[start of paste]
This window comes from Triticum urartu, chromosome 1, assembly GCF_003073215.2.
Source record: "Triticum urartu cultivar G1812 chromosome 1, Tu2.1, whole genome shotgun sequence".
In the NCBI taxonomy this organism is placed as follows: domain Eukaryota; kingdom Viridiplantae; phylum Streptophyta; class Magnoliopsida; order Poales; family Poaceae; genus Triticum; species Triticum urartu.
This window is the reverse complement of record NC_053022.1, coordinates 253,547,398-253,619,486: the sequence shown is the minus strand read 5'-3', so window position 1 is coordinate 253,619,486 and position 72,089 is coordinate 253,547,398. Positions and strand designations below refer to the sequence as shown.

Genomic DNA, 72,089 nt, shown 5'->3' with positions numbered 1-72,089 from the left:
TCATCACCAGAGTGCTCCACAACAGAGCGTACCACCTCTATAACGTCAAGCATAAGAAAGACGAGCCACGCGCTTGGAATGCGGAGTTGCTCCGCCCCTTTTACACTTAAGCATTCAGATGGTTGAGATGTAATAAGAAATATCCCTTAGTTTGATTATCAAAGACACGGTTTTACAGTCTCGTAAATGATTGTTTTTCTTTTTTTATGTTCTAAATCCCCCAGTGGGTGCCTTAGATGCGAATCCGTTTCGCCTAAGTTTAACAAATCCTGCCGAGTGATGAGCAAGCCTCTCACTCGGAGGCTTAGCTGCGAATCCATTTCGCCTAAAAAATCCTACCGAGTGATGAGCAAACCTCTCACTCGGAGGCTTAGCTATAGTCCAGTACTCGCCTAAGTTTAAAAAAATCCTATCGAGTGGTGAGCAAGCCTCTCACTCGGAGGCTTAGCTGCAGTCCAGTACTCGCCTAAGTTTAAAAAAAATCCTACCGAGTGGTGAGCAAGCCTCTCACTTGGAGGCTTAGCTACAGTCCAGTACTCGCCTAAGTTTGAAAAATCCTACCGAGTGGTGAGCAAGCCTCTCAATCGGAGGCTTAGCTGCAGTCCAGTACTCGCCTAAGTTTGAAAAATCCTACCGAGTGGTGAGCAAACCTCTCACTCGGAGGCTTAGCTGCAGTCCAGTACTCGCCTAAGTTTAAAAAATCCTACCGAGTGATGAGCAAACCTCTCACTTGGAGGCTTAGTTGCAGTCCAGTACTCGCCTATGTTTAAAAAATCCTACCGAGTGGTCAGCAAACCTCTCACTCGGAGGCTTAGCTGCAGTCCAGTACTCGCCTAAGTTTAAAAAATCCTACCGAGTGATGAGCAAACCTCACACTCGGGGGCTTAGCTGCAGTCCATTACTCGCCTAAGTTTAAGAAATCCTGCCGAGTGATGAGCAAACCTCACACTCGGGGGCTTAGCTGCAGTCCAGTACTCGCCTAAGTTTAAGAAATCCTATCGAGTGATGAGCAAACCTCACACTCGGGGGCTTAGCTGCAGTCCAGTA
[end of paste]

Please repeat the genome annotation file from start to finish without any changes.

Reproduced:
This window comes from Triticum urartu, chromosome 1, assembly GCF_003073215.2.
Source record: "Triticum urartu cultivar G1812 chromosome 1, Tu2.1, whole genome shotgun sequence".
In the NCBI taxonomy this organism is placed as follows: domain Eukaryota; kingdom Viridiplantae; phylum Streptophyta; class Magnoliopsida; order Poales; family Poaceae; genus Triticum; species Triticum urartu.
This window is the reverse complement of record NC_053022.1, coordinates 253,547,398-253,619,486: the sequence shown is the minus strand read 5'-3', so window position 1 is coordinate 253,619,486 and position 72,089 is coordinate 253,547,398. Positions and strand designations below refer to the sequence as shown.

Genomic DNA, 72,089 nt, shown 5'->3' with positions numbered 1-72,089 from the left:
TCATCACCAGAGTGCTCCACAACAGAGCGTACCACCTCTATAACGTCAAGCATAAGAAAGACGAGCCACGCGCTTGGAATGCGGAGTTGCTCCGCCCCTTTTACACTTAAGCATTCAGATGGTTGAGATGTAATAAGAAATATCCCTTAGTTTGATTATCAAAGACACGGTTTTACAGTCTCGTAAATGATTGTTTTTCTTTTTTTATGTTCTAAATCCCCCAGTGGGTGCCTTAGATGCGAATCCGTTTCGCCTAAGTTTAACAAATCCTGCCGAGTGATGAGCAAGCCTCTCACTCGGAGGCTTAGCTGCGAATCCATTTCGCCTAAAAAATCCTACCGAGTGATGAGCAAACCTCTCACTCGGAGGCTTAGCTATAGTCCAGTACTCGCCTAAGTTTAAAAAAATCCTATCGAGTGGTGAGCAAGCCTCTCACTCGGAGGCTTAGCTGCAGTCCAGTACTCGCCTAAGTTTAAAAAAAATCCTACCGAGTGGTGAGCAAGCCTCTCACTTGGAGGCTTAGCTACAGTCCAGTACTCGCCTAAGTTTGAAAAATCCTACCGAGTGGTGAGCAAGCCTCTCAATCGGAGGCTTAGCTGCAGTCCAGTACTCGCCTAAGTTTGAAAAATCCTACCGAGTGGTGAGCAAACCTCTCACTCGGAGGCTTAGCTGCAGTCCAGTACTCGCCTAAGTTTAAAAAATCCTACCGAGTGATGAGCAAACCTCTCACTTGGAGGCTTAGTTGCAGTCCAGTACTCGCCTATGTTTAAAAAATCCTACCGAGTGGTCAGCAAACCTCTCACTCGGAGGCTTAGCTGCAGTCCAGTACTCGCCTAAGTTTAAAAAATCCTACCGAGTGATGAGCAAACCTCACACTCGGGGGCTTAGCTGCAGTCCATTACTCGCCTAAGTTTAAGAAATCCTGCCGAGTGATGAGCAAACCTCACACTCGGGGGCTTAGCTGCAGTCCAGTACTCGCCTAAGTTTAAGAAATCCTATCGAGTGATGAGCAAACCTCACACTCGGGGGCTTAGCTGCAGTCCAGTA